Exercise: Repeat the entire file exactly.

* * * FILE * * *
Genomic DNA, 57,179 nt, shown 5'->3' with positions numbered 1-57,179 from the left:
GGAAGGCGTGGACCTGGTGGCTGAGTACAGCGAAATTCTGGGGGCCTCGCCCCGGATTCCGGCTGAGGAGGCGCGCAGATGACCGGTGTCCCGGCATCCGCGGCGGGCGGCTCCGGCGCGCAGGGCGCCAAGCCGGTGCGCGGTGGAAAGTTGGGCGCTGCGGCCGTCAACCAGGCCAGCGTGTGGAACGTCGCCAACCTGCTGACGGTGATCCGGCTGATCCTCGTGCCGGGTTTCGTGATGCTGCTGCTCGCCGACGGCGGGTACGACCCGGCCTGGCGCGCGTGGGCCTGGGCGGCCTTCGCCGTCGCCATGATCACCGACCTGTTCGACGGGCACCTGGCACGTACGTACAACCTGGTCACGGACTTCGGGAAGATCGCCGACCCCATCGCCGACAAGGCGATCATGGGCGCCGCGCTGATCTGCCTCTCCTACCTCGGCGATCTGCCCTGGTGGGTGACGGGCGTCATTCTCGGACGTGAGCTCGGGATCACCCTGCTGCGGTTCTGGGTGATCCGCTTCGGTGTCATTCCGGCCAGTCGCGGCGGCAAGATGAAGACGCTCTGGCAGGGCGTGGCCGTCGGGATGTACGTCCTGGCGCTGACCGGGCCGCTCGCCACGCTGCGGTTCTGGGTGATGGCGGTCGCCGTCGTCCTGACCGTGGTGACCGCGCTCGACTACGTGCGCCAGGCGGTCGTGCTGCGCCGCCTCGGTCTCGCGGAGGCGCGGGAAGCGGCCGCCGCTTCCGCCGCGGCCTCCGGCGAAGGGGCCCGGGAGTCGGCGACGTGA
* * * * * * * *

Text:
Genomic DNA, 57,179 nt, shown 5'->3' with positions numbered 1-57,179 from the left:
GGAAGGCGTGGACCTGGTGGCTGAGTACAGCGAAATTCTGGGGGCCTCGCCCCGGATTCCGGCTGAGGAGGCGCGCAGATGACCGGTGTCCCGGCATCCGCGGCGGGCGGCTCCGGCGCGCAGGGCGCCAAGCCGGTGCGCGGTGGAAAGTTGGGCGCTGCGGCCGTCAACCAGGCCAGCGTGTGGAACGTCGCCAACCTGCTGACGGTGATCCGGCTGATCCTCGTGCCGGGTTTCGTGATGCTGCTGCTCGCCGACGGCGGGTACGACCCGGCCTGGCGCGCGTGGGCCTGGGCGGCCTTCGCCGTCGCCATGATCACCGACCTGTTCGACGGGCACCTGGCACGTACGTACAACCTGGTCACGGACTTCGGGAAGATCGCCGACCCCATCGCCGACAAGGCGATCATGGGCGCCGCGCTGATCTGCCTCTCCTACCTCGGCGATCTGCCCTGGTGGGTGACGGGCGTCATTCTCGGACGTGAGCTCGGGATCACCCTGCTGCGGTTCTGGGTGATCCGCTTCGGTGTCATTCCGGCCAGTCGCGGCGGCAAGATGAAGACGCTCTGGCAGGGCGTGGCCGTCGGGATGTACGTCCTGGCGCTGACCGGGCCGCTCGCCACGCTGCGGTTCTGGGTGATGGCGGTCGCCGTCGTCCTGACCGTGGTGACCGCGCTCGACTACGTGCGCCAGGCGGTCGTGCTGCGCCGCCTCGGTCTCGCGGAGGCGCGGGAAGCGGCCGCCGCTTCCGCCGCGGCCTCCGGCGAAGGGGCCCGGGAGTCGGCGACGTGA